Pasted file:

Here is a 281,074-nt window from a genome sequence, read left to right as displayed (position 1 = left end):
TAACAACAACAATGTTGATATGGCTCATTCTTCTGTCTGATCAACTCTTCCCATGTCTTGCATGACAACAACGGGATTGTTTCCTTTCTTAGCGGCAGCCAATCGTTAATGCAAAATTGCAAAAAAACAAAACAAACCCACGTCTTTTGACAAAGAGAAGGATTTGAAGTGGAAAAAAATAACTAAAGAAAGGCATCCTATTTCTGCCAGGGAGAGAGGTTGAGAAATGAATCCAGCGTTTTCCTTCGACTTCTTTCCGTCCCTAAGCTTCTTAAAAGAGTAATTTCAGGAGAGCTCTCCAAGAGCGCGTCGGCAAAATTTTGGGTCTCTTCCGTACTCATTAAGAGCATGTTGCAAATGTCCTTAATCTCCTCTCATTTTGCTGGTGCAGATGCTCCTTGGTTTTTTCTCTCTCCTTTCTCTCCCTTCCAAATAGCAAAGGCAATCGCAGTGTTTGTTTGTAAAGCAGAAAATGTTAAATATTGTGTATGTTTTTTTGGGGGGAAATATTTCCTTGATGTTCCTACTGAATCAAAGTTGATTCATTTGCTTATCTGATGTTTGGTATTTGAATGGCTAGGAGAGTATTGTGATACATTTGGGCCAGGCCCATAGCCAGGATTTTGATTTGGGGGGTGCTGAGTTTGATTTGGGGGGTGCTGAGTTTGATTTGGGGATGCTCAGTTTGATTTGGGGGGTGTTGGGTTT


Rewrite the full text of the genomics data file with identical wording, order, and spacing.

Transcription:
Here is a 281,074-nt window from a genome sequence, read left to right as displayed (position 1 = left end):
TAACAACAACAATGTTGATATGGCTCATTCTTCTGTCTGATCAACTCTTCCCATGTCTTGCATGACAACAACGGGATTGTTTCCTTTCTTAGCGGCAGCCAATCGTTAATGCAAAATTGCAAAAAAACAAAACAAACCCACGTCTTTTGACAAAGAGAAGGATTTGAAGTGGAAAAAAATAACTAAAGAAAGGCATCCTATTTCTGCCAGGGAGAGAGGTTGAGAAATGAATCCAGCGTTTTCCTTCGACTTCTTTCCGTCCCTAAGCTTCTTAAAAGAGTAATTTCAGGAGAGCTCTCCAAGAGCGCGTCGGCAAAATTTTGGGTCTCTTCCGTACTCATTAAGAGCATGTTGCAAATGTCCTTAATCTCCTCTCATTTTGCTGGTGCAGATGCTCCTTGGTTTTTTCTCTCTCCTTTCTCTCCCTTCCAAATAGCAAAGGCAATCGCAGTGTTTGTTTGTAAAGCAGAAAATGTTAAATATTGTGTATGTTTTTTTGGGGGGAAATATTTCCTTGATGTTCCTACTGAATCAAAGTTGATTCATTTGCTTATCTGATGTTTGGTATTTGAATGGCTAGGAGAGTATTGTGATACATTTGGGCCAGGCCCATAGCCAGGATTTTGATTTGGGGGGTGCTGAGTTTGATTTGGGGGGTGCTGAGTTTGATTTGGGGATGCTCAGTTTGATTTGGGGGGTGTTGGGTTT